October 2, 2019

What Does it Mean to Say That Content is the New ‘Middleman’?

Everyone’s trying to get rid of the middleman.

Warby Parker exists to allow people to buy glasses directly from the manufacturer, without having to pay the middleman’s markup.

Lyft removes the middleman that is (was?) the taxi company and allows drivers to effectively work for themselves.

And Bonobos got its start selling pants directly to consumers. No going to the mall. No paying a retailer’s markup. Just click and buy. (Yes, that has changed a little for them recently, but you get the idea…)

The middleman adds cost, slows down the process and introduces inefficiencies.

But is the idea of the middleman truly dead?

Douglas Eldridge from Contentserv had an interesting piece on this recently on CMSWire, in which he pinpointed one of the reasons that direct-to-consumer sales are so hot right now: it allows brands to break free of the old B2C supply chain. They can finally go off and do their own thing.

But not so fast.

Even in the “post-middleman era,” there is a new middleman entering the picture: attention.

Without all of the old B2C infrastructure in place — the catalogs and retail stores that get your products in front of customers, for example — brands today have to come up with new ways to be found, particularly online. It’s not as simple as convincing a buyer to carry your line in their store. You have to actively go out and find potential customers, and appeal to them directly, each and every day.

This is new, and it’s creating new hurdles.

Here’s what Douglas had to say:

“But … there is a middle man. And the middle man is the content. (You could also argue it’s the marketer, but it doesn’t have quite the ring to it). The fact is, whether you are selling B2C, B2B or D2C no one is going to buy your product if they haven’t heard about it. Somewhere along the supply

chain you have to utilize content before you can expect to move your product from point A to point C.  

“Let’s start with B2B. According to the CEB (now part of Gartner), 70% of buyers want to speak with a rep, but only 8% trust the rep they are working with. As a

marketer it’s bred in me to blame sales for every deal not working out. As a realist, I know I’ve worked with some amazing sales people.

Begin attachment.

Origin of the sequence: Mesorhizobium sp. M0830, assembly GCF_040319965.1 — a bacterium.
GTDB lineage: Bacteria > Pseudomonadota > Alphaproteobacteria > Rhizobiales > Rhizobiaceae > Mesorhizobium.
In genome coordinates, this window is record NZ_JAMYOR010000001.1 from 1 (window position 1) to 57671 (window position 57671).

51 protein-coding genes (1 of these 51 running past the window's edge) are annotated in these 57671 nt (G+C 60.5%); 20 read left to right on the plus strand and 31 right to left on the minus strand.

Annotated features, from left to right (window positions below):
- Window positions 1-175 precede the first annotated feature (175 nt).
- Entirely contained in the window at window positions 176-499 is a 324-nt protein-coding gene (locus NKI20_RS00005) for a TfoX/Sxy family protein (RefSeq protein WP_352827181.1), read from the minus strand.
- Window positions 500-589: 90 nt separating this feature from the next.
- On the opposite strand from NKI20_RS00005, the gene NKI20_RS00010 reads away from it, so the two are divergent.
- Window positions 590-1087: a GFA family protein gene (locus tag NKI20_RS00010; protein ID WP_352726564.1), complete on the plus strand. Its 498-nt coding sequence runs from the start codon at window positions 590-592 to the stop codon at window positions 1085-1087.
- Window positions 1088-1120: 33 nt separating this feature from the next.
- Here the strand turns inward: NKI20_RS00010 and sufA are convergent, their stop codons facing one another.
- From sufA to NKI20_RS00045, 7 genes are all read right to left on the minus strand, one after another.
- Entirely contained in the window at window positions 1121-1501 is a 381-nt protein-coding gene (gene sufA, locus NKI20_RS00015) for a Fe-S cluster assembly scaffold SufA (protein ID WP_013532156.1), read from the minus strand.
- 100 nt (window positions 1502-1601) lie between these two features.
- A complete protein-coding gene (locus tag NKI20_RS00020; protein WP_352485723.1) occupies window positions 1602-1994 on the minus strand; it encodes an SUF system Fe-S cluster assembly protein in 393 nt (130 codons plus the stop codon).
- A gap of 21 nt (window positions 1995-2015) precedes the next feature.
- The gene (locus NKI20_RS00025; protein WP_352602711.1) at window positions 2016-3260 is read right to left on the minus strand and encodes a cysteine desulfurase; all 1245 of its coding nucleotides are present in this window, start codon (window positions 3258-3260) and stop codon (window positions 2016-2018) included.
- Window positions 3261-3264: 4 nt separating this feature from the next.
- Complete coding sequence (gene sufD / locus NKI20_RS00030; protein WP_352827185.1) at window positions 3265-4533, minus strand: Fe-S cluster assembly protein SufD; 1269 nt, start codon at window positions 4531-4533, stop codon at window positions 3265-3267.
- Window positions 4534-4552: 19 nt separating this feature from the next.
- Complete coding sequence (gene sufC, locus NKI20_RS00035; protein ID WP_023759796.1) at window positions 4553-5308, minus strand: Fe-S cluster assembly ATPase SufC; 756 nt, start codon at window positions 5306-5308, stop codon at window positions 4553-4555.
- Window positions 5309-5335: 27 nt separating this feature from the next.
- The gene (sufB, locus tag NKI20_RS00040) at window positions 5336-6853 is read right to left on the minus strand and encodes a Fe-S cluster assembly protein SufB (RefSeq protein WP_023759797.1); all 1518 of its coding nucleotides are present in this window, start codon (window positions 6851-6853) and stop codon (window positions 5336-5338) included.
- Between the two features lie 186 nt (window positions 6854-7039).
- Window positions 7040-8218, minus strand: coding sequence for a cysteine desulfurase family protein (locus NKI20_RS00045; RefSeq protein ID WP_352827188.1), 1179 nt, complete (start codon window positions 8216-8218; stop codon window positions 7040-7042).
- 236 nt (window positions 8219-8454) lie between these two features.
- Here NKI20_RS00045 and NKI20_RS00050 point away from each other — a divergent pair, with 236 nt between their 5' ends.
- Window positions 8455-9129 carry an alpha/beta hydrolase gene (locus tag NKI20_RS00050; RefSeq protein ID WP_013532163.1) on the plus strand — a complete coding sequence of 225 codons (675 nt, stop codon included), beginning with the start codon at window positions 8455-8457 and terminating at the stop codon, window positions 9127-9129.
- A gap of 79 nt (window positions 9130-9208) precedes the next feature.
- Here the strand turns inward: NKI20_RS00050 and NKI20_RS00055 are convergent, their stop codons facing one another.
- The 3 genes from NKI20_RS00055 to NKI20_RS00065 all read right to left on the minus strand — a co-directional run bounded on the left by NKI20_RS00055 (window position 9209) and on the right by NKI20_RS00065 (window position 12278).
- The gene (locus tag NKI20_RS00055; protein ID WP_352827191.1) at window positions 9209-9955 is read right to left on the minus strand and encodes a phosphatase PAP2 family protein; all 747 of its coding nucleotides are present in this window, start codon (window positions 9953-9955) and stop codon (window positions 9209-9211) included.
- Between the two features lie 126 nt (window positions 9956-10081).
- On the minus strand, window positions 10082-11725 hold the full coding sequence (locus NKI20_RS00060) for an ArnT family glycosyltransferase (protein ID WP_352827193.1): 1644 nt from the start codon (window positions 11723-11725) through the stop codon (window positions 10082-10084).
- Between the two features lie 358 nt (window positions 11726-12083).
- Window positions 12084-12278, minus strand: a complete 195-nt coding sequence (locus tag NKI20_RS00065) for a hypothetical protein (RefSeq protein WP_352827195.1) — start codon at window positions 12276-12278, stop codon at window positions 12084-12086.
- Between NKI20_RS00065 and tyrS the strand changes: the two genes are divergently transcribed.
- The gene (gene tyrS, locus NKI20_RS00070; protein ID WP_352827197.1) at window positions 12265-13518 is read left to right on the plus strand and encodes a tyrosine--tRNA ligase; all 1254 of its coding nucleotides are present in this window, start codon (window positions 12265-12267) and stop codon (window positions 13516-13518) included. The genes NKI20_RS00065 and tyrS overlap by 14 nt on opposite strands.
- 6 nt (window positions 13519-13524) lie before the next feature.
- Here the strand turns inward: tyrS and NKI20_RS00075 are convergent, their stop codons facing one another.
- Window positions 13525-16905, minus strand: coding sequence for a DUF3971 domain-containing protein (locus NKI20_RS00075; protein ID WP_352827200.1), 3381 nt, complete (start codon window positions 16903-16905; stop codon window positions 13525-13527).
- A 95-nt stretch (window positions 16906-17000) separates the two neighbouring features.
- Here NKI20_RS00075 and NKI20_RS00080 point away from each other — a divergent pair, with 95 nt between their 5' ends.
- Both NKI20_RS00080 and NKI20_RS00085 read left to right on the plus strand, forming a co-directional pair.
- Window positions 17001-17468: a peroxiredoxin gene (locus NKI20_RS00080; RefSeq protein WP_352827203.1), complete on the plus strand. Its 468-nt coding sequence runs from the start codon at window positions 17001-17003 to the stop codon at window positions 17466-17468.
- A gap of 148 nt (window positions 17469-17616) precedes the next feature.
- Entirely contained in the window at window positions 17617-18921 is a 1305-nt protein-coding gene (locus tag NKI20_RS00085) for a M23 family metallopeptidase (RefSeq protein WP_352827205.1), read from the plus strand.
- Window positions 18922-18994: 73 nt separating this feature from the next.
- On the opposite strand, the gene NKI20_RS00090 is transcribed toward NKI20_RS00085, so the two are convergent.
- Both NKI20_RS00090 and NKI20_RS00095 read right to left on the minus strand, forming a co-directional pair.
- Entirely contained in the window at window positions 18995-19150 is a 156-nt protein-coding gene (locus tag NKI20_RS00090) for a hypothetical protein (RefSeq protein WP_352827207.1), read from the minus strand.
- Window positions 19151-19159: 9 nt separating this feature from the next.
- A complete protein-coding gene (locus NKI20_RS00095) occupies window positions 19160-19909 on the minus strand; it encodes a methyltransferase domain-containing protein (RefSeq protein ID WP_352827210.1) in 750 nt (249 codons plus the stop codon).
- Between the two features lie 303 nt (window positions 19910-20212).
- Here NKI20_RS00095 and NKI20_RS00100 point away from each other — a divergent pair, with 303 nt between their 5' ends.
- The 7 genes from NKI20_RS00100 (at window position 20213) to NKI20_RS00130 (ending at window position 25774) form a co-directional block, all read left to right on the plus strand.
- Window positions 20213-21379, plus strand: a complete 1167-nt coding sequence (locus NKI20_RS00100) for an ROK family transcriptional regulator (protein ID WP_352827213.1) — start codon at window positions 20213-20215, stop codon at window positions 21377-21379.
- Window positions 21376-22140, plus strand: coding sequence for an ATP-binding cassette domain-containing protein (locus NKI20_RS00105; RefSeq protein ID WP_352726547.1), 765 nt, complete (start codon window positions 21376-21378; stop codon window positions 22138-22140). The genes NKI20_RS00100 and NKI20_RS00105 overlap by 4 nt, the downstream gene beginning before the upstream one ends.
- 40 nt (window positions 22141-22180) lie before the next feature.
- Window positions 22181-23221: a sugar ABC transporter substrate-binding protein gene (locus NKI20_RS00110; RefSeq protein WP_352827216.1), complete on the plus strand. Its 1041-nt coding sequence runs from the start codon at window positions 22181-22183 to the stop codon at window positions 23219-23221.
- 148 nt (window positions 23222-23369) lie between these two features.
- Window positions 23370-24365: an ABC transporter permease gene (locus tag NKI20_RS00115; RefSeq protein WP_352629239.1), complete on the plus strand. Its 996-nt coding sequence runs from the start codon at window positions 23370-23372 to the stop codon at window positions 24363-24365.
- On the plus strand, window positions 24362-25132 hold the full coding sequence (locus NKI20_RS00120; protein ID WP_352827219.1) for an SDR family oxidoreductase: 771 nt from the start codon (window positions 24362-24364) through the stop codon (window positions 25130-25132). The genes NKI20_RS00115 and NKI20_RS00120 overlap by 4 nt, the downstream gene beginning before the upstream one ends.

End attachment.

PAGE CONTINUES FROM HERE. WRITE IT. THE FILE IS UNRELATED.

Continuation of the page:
“So why the disconnect? I’d argue that the content the professional consumer is given during the research stage of their buying process might be putting the salesperson at a disadvantage.  

“Point B of the supply chain is content. If it’s not delivered as seamlessly as the product itself, you’re putting yourself at a grave disadvantage. And content for content’s sake doesn’t work. We used to send press releases loaded with keywords then bold those keywords in blog articles. Ten years ago (maybe) that worked. Five years ago, we’d just create a bunch of ebooks and whitepapers (there is a difference, trust me) and put those on the resource page after the initial promotion via email and social media — and that was enough. Now it’s not enough to simply create quality content, you have to make it for the right person at the right part of the sales cycle and be able to put it in front of him or her.” 

Read the full story

He’s right.

Getting found, and getting attention is more important than ever. And the tools at our disposal to make that happen are getting more and more crowded every day.

Go ahead, run a few Google ads to a site and see how effective they are on their own.

It’s on brands today to offer buyers more, not only for their money but for their attention. Distractions are up 1000x. Shiny new stuff is everywhere.

What makes your offer so special?

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